Symptom-monitoring behaviors of rural cancer patients and survivors
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Goals of work
Symptom monitoring is described among rural cancer patients and survivors with comparison across study variables.
Materials and methods
An anonymous survey was mailed to adult cancer patients and survivors. Sampling was via a cancer center serving a region of a US rural-frontier state. Symptom monitoring was measured as keeping written track of symptoms, side effects, trends in how one is feeling, and/or limits to what one can do.
Useable response rate was 60.4% (134/222). Respondents were on average 62.3 years old, 53.0% were female, and 52.3% had earned less than a college degree. Breast (30.6%) and prostate (28.4%) cancers were most common. Symptom monitoring was reported and confirmed via tracking means, by 32.1% of respondents. Symptom monitoring was associated with “shared” or “passive” symptom management decisions, keeping written track of questions to ask providers and answers received, report of fatigue, and having received the suggestion or advice on how to monitor. Symptom monitoring was not associated with age, education, sex, number of symptoms, or being given something with which to monitor.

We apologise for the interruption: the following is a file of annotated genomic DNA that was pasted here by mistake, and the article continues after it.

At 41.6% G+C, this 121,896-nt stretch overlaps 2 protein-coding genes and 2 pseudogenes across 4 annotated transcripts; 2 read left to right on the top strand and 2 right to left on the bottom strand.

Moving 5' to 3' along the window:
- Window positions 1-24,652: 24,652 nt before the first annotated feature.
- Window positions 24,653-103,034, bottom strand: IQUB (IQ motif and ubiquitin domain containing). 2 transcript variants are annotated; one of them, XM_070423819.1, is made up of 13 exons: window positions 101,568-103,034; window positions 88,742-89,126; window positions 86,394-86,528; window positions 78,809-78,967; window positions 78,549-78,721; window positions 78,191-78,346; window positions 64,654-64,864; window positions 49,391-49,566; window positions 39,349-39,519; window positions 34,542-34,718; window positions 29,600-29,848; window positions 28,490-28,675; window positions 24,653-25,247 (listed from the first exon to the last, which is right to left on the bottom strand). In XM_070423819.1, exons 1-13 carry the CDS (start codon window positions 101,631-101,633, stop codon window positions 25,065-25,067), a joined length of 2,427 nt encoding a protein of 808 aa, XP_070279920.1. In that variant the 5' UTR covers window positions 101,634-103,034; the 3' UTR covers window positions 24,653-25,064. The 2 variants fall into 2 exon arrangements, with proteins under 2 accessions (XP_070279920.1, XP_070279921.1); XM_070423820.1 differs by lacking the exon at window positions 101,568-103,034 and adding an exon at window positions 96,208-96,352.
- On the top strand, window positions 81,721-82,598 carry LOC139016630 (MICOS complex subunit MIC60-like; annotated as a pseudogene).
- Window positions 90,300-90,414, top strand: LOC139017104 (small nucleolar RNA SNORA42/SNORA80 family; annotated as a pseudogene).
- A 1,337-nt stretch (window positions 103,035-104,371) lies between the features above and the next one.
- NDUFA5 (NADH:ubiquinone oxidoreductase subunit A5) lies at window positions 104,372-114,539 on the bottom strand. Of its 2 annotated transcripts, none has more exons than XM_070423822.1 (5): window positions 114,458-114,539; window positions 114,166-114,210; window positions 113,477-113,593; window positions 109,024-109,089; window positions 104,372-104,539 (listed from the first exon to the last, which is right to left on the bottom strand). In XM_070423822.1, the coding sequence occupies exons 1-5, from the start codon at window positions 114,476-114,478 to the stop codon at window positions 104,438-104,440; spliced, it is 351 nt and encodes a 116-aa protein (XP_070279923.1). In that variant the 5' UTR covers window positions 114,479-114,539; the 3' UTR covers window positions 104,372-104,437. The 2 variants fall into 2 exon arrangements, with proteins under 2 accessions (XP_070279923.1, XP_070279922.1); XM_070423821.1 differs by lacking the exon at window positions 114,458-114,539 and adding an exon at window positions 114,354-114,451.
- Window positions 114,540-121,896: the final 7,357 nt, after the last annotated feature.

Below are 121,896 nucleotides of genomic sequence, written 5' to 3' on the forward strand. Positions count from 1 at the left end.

Symptom monitoring apart from intervention appears common among rural cancer patients and survivors. Findings support using multi-dimensional ways to inquire of, and refer to, such behavior. Data show symptom monitoring is more common among those suffering cancer-related fatigue, indicating opportunities for intervention to optimize monitoring for improved outcomes. Findings also suggest symptom-monitoring patients may rely on, or interact more with, providers regarding symptom management.